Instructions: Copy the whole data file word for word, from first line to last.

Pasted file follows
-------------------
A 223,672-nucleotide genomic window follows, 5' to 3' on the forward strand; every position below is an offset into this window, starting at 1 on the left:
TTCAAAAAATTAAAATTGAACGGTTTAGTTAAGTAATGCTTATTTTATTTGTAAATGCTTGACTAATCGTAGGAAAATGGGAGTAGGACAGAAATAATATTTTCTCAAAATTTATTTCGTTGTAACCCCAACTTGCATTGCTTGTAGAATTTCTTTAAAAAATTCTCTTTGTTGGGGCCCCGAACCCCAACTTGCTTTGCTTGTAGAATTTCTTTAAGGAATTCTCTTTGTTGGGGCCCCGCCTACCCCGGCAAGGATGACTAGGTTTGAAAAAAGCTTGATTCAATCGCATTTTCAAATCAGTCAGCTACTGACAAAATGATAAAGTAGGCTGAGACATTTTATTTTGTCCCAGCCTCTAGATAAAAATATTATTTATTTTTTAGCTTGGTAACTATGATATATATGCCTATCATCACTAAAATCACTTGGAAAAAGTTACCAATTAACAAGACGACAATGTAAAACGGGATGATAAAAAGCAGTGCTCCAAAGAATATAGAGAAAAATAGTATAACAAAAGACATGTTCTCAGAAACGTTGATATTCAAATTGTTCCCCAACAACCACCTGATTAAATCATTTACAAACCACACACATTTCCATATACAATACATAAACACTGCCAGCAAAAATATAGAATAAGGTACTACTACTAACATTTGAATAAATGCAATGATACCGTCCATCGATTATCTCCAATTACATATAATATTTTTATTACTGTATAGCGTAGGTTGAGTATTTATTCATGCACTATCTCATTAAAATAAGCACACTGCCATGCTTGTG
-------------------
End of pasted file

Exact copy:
A 223,672-nucleotide genomic window follows, 5' to 3' on the forward strand; every position below is an offset into this window, starting at 1 on the left:
TTCAAAAAATTAAAATTGAACGGTTTAGTTAAGTAATGCTTATTTTATTTGTAAATGCTTGACTAATCGTAGGAAAATGGGAGTAGGACAGAAATAATATTTTCTCAAAATTTATTTCGTTGTAACCCCAACTTGCATTGCTTGTAGAATTTCTTTAAAAAATTCTCTTTGTTGGGGCCCCGAACCCCAACTTGCTTTGCTTGTAGAATTTCTTTAAGGAATTCTCTTTGTTGGGGCCCCGCCTACCCCGGCAAGGATGACTAGGTTTGAAAAAAGCTTGATTCAATCGCATTTTCAAATCAGTCAGCTACTGACAAAATGATAAAGTAGGCTGAGACATTTTATTTTGTCCCAGCCTCTAGATAAAAATATTATTTATTTTTTAGCTTGGTAACTATGATATATATGCCTATCATCACTAAAATCACTTGGAAAAAGTTACCAATTAACAAGACGACAATGTAAAACGGGATGATAAAAAGCAGTGCTCCAAAGAATATAGAGAAAAATAGTATAACAAAAGACATGTTCTCAGAAACGTTGATATTCAAATTGTTCCCCAACAACCACCTGATTAAATCATTTACAAACCACACACATTTCCATATACAATACATAAACACTGCCAGCAAAAATATAGAATAAGGTACTACTACTAACATTTGAATAAATGCAATGATACCGTCCATCGATTATCTCCAATTACATATAATATTTTTATTACTGTATAGCGTAGGTTGAGTATTTATTCATGCACTATCTCATTAAAATAAGCACACTGCCATGCTTGTG